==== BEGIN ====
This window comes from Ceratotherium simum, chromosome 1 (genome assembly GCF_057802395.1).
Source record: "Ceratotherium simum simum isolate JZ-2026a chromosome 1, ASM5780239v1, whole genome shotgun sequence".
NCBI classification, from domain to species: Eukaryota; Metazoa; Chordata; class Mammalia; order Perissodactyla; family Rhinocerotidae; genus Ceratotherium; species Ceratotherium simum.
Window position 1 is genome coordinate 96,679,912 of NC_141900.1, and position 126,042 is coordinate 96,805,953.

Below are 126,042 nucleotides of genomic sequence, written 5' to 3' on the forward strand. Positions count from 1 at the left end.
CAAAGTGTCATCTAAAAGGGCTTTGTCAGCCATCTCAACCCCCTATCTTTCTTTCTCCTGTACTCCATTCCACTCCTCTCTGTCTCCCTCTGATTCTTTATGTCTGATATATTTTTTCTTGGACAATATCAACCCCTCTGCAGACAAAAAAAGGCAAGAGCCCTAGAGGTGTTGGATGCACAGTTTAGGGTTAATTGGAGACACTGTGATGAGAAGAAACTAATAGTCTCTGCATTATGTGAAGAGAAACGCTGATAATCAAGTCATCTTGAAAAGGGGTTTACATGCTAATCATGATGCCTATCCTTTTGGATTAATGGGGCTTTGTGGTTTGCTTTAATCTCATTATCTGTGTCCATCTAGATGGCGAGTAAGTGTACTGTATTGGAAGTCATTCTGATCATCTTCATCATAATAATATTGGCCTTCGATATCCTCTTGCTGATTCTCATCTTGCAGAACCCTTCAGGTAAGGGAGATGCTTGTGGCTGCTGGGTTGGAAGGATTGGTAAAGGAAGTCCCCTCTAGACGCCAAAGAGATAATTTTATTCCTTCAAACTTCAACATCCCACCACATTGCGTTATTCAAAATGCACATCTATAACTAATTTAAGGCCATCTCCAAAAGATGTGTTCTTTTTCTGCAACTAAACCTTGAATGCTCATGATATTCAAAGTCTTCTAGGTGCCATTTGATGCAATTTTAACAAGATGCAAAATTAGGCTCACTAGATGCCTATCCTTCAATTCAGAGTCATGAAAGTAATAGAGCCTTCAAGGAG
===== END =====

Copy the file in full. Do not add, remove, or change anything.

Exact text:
This window comes from Ceratotherium simum, chromosome 1 (genome assembly GCF_057802395.1).
Source record: "Ceratotherium simum simum isolate JZ-2026a chromosome 1, ASM5780239v1, whole genome shotgun sequence".
NCBI classification, from domain to species: Eukaryota; Metazoa; Chordata; class Mammalia; order Perissodactyla; family Rhinocerotidae; genus Ceratotherium; species Ceratotherium simum.
Window position 1 is genome coordinate 96,679,912 of NC_141900.1, and position 126,042 is coordinate 96,805,953.

Below are 126,042 nucleotides of genomic sequence, written 5' to 3' on the forward strand. Positions count from 1 at the left end.
CAAAGTGTCATCTAAAAGGGCTTTGTCAGCCATCTCAACCCCCTATCTTTCTTTCTCCTGTACTCCATTCCACTCCTCTCTGTCTCCCTCTGATTCTTTATGTCTGATATATTTTTTCTTGGACAATATCAACCCCTCTGCAGACAAAAAAAGGCAAGAGCCCTAGAGGTGTTGGATGCACAGTTTAGGGTTAATTGGAGACACTGTGATGAGAAGAAACTAATAGTCTCTGCATTATGTGAAGAGAAACGCTGATAATCAAGTCATCTTGAAAAGGGGTTTACATGCTAATCATGATGCCTATCCTTTTGGATTAATGGGGCTTTGTGGTTTGCTTTAATCTCATTATCTGTGTCCATCTAGATGGCGAGTAAGTGTACTGTATTGGAAGTCATTCTGATCATCTTCATCATAATAATATTGGCCTTCGATATCCTCTTGCTGATTCTCATCTTGCAGAACCCTTCAGGTAAGGGAGATGCTTGTGGCTGCTGGGTTGGAAGGATTGGTAAAGGAAGTCCCCTCTAGACGCCAAAGAGATAATTTTATTCCTTCAAACTTCAACATCCCACCACATTGCGTTATTCAAAATGCACATCTATAACTAATTTAAGGCCATCTCCAAAAGATGTGTTCTTTTTCTGCAACTAAACCTTGAATGCTCATGATATTCAAAGTCTTCTAGGTGCCATTTGATGCAATTTTAACAAGATGCAAAATTAGGCTCACTAGATGCCTATCCTTCAATTCAGAGTCATGAAAGTAATAGAGCCTTCAAGGAG